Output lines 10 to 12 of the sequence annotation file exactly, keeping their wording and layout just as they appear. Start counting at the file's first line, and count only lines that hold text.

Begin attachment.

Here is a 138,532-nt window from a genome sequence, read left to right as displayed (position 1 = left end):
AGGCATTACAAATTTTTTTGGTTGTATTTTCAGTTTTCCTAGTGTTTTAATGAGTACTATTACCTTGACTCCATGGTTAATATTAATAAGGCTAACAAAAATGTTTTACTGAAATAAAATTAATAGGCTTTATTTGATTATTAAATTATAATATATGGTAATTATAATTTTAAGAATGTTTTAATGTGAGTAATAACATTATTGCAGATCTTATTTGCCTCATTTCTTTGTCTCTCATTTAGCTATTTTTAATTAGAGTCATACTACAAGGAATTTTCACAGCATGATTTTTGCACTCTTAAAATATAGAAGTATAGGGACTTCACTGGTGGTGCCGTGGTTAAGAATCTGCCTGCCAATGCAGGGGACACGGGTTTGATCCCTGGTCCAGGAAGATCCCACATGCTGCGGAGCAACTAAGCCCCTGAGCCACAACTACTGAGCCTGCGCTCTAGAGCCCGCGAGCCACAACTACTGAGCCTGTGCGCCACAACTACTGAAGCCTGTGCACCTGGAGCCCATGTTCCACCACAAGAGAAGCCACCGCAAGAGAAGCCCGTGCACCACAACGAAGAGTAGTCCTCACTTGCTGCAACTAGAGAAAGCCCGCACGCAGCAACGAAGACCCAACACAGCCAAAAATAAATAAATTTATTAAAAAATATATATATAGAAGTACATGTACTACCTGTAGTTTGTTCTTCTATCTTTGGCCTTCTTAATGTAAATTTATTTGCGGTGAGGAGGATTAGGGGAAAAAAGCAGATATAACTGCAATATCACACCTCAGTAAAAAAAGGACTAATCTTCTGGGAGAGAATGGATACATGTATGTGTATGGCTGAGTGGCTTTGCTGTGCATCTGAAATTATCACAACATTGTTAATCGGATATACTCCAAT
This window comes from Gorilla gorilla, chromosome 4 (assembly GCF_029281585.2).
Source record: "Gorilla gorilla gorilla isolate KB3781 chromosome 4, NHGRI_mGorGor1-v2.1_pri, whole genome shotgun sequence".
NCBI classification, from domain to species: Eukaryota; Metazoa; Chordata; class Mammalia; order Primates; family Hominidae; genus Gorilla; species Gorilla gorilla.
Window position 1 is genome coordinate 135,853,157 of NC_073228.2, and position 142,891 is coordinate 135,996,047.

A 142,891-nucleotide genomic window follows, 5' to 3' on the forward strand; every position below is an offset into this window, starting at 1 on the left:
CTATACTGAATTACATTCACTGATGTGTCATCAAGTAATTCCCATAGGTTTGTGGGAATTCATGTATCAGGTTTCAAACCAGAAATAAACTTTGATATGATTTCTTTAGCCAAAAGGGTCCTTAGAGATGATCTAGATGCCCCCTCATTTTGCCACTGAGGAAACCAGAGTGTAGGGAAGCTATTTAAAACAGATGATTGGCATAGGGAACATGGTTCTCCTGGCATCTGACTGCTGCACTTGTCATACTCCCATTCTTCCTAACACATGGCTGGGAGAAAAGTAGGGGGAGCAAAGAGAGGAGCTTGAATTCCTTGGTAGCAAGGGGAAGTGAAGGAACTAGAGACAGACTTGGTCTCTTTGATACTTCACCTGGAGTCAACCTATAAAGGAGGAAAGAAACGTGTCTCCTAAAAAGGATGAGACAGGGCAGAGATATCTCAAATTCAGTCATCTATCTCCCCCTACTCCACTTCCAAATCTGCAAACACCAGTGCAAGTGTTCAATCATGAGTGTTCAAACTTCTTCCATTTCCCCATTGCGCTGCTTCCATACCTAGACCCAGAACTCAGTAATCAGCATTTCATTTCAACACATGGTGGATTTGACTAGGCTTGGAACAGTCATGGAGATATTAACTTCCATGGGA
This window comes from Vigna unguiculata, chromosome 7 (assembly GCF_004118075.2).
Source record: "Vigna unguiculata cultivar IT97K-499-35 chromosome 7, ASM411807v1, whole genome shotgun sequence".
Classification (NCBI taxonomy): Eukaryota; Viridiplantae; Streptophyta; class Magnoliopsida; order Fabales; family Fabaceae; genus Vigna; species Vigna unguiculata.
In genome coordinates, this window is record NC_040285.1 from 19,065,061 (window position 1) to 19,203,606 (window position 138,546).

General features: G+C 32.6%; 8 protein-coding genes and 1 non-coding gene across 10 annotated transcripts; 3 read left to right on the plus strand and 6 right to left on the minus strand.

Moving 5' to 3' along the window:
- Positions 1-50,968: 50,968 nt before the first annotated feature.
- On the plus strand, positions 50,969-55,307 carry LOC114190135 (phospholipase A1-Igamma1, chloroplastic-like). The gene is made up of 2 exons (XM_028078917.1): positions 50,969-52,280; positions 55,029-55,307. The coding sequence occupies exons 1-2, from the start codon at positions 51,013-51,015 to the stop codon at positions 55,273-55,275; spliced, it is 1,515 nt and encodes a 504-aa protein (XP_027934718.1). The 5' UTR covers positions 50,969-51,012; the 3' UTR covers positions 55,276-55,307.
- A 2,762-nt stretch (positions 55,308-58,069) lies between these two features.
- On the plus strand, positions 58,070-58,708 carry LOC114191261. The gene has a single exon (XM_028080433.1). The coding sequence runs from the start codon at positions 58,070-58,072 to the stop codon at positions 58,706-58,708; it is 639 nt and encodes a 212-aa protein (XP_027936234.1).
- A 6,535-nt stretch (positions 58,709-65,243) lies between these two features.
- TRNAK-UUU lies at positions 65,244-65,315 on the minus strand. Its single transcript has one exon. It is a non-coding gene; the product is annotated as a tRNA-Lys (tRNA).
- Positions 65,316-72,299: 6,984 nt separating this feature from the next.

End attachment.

Source record: "Vigna unguiculata cultivar IT97K-499-35 chromosome 7, ASM411807v1, whole genome shotgun sequence".
Classification (NCBI taxonomy): Eukaryota; Viridiplantae; Streptophyta; class Magnoliopsida; order Fabales; family Fabaceae; genus Vigna; species Vigna unguiculata.
In genome coordinates, this window is record NC_040285.1 from 19,065,061 (window position 1) to 19,203,606 (window position 138,546).